From Measurement to Improvement: An Agile Approach to Employee Engagement

Forget the annual employee survey. The new path to engagement is real-time.
Lego people heads

That the world we live and work in is changing at an extraordinary pace is something few would dispute. For business executives, in particular, there is immense pressure to not only survive in this dynamic landscape – but thrive.

Continuous innovation – the ongoing enhancement of a company’s offering – is one strategy many companies are leaning on to edge out competition and drive growth. No surprise then that agile principles, once exclusively used by software teams to accelerate product development, are being increasingly adopted outside of the software industry to speed up product and service innovation.

Recently, an increasing number of enterprising companies have been testing out these agile principles in a less expected – but highly impactful – way: employee engagement.

No longer considered a “soft issue,” there is hard evidence pointing to the connection between happy employees, customer satisfaction and even profits.

Forbes, "Employee Engagement: The Wonder Drug for Customer Satisfaction"

Forbes, “Employee Engagement: The Wonder Drug for Customer Satisfaction”

In fact, one study found that companies with a highly engaged workforce beat average revenue growth in their sector by 1 percent, while companies with low engagement were behind in their sector’s revenue growth by an average of 2 percent.

Agile in Action

It’s hard to argue that employee engagement can be a very real source of competitive advantage. But can agile principles that work so effectively in product innovation really be applied to the workforce?

For companies that have tried it, the answer is a resounding “yes.”

Just look at John Deere. As HBR recently chronicled, the agricultural equipment manufacturer has built employee satisfaction measurement into the product development process itself. At the end of every two-week development cycle, employees that work on product development teams are asked a series of questions, including one that asks them about the value they feel they contributed. This “happiness metric” is used to identify and proactively fix motivational issues at the individual, team or even unit level real-time.

The result: “teams have achieved between a four- and eight- fold increase in the amount of product development work they deliver every two weeks…in turn, that means this can significantly reduce the time it takes to bring new products and new features to market.”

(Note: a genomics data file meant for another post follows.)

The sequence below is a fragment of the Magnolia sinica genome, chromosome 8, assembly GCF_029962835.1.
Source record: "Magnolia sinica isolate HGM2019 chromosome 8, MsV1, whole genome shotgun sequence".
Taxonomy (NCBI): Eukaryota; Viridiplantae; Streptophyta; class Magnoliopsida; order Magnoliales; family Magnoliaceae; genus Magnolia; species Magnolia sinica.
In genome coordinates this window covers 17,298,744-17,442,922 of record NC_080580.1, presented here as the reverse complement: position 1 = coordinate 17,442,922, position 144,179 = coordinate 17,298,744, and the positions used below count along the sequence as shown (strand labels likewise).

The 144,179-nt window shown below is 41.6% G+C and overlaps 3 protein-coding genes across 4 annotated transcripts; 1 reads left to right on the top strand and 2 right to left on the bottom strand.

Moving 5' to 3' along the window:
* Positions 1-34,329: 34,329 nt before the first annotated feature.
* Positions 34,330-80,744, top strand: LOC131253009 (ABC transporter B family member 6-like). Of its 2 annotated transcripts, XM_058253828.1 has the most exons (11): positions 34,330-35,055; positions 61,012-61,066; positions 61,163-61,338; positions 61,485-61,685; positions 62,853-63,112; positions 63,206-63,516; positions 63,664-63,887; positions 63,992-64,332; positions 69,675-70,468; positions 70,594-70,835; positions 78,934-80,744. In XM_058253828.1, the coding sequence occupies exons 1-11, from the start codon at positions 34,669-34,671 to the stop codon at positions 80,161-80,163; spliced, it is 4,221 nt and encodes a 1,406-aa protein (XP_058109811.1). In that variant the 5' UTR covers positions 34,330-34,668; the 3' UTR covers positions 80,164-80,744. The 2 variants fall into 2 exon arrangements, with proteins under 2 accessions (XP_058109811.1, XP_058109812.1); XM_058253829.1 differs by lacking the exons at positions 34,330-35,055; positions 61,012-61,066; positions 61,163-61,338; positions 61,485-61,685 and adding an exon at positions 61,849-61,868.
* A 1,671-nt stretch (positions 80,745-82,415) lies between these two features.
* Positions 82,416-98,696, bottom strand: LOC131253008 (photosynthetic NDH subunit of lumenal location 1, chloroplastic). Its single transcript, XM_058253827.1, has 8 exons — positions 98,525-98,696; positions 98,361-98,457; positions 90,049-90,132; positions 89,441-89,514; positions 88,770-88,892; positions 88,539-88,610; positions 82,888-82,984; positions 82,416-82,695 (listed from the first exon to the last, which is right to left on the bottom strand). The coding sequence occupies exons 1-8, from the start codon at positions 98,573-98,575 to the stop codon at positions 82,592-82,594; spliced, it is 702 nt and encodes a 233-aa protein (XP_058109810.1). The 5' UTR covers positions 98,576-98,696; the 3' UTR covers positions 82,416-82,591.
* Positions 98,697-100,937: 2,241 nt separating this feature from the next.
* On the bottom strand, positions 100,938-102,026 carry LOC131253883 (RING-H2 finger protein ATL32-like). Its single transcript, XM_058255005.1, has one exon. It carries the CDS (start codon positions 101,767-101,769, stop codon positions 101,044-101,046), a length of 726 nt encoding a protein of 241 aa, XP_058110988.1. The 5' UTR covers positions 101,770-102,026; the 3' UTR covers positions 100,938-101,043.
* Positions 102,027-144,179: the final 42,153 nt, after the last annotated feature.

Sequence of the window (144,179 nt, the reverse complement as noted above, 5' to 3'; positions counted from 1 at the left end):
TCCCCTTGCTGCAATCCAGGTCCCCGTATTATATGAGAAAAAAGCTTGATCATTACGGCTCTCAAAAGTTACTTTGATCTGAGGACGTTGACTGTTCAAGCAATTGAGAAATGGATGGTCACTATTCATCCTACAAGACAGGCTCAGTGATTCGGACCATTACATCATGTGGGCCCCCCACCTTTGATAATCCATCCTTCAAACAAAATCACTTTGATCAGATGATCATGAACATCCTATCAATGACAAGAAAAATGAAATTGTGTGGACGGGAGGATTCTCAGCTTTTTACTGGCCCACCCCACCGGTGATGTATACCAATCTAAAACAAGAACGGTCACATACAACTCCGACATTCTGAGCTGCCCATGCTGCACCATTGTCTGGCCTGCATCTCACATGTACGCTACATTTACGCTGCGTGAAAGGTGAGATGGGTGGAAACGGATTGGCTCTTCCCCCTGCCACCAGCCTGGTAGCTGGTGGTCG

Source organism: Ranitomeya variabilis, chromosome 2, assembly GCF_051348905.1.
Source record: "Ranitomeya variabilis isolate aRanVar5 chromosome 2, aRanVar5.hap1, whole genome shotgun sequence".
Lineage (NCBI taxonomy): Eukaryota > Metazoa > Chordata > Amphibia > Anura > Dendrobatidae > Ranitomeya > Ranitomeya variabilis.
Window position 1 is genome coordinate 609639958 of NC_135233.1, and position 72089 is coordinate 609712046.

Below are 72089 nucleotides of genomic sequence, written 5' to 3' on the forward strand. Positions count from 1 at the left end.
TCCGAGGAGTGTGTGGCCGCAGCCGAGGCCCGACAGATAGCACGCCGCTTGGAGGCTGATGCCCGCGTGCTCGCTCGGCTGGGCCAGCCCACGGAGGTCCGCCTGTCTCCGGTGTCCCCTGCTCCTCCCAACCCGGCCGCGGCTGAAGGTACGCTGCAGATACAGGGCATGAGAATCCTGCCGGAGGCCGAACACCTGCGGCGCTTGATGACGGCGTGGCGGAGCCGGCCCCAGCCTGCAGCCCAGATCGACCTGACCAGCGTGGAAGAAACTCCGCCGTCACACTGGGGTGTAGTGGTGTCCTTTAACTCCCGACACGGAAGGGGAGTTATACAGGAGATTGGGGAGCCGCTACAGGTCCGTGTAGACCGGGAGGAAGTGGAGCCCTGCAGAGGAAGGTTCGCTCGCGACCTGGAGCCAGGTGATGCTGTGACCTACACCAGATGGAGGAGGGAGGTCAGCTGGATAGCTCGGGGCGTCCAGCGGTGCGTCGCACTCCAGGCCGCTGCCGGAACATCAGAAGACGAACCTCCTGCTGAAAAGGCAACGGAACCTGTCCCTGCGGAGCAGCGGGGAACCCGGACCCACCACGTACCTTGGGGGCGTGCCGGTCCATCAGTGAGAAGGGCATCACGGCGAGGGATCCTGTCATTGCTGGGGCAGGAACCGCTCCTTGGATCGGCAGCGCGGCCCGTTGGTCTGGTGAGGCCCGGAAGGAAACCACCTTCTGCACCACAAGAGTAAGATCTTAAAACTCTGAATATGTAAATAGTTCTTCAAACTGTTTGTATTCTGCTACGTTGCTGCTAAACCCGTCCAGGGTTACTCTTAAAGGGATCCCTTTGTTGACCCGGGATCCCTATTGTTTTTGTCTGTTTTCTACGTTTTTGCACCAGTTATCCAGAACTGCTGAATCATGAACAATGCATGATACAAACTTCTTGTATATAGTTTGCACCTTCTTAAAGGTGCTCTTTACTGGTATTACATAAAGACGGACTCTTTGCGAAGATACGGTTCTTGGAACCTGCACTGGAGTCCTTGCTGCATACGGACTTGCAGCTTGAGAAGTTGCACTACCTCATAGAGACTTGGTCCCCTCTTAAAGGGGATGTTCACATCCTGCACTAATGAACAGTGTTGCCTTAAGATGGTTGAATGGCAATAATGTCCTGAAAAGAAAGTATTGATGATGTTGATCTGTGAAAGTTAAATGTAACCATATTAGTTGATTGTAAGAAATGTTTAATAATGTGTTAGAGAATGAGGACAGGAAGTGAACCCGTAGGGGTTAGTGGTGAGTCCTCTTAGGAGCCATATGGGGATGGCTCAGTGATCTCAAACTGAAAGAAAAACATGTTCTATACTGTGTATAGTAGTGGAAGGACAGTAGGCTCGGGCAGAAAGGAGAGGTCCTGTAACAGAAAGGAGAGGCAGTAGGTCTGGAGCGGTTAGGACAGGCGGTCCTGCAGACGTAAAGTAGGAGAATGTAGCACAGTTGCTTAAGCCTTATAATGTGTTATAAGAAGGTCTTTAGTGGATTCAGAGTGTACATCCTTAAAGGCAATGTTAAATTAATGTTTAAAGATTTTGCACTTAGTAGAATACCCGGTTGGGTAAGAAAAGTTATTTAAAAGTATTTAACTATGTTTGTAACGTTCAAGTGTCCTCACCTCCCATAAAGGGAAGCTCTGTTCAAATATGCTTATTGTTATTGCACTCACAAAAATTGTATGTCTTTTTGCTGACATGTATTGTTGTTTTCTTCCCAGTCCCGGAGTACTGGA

In the case of John Deere, the company is proactively cultivating that connection between employee engagement and customer satisfaction at the point of product innovation. Which makes sense. After all, it’s the innovative product or service that stands between the engaged employee and the satisfied customer.

An Employee Survey Is Not An Engagement Program

A broader view from a recent Gallop report found that “the most effective approach to engagement isn’t “start and stop” — instead, it’s an ongoing process that works alongside regular business activities.”

In other words, the annual employee survey – that long-time business staple – is no longer enough. Achieving real results requires an agile approach.

The reason agile seem to be so effective is that, compared to the traditional annual survey which focuses on measuring certain perceptions at a moment-in-time (and then, too often, is forgotten until the following year), agile programs create opportunity for real-time actionable improvement.

“Metrics on their own don’t drive change or increase performance.”

– Gallup, The Worldwide Employee Engagement Crisis

Where to Start

While a company like John Deere has integrated real-time employee satisfaction measurement directly into its product development process, this may not be a viable solution for every business.

Tools such as CultureAmp, BlackbookHR, and BetterCompany give employees ways to provide direct – and frequent – feedback to managers and peers.

To be truly effective though, managers and senior leaders must to be ready and willing to act on the information received. And they must be aligned in how to to act.

This can be easier said than done. In our experience, companies with a clear vision for why they exist and the ultimate impact they want to have on all stakeholders – in short, a brand – are the ones most able to act on feedback and engage employees in a meaningful and purposeful way.

Should employees be focused on collaboration or customer service?

Do you want them to be authoritative or approachable?

What are the behaviors you are trying to encourage?

A strong brand platform can act as a roadmap, helping employees at all levels of an organization understand where the company is going and the role they are expected to play in getting there.

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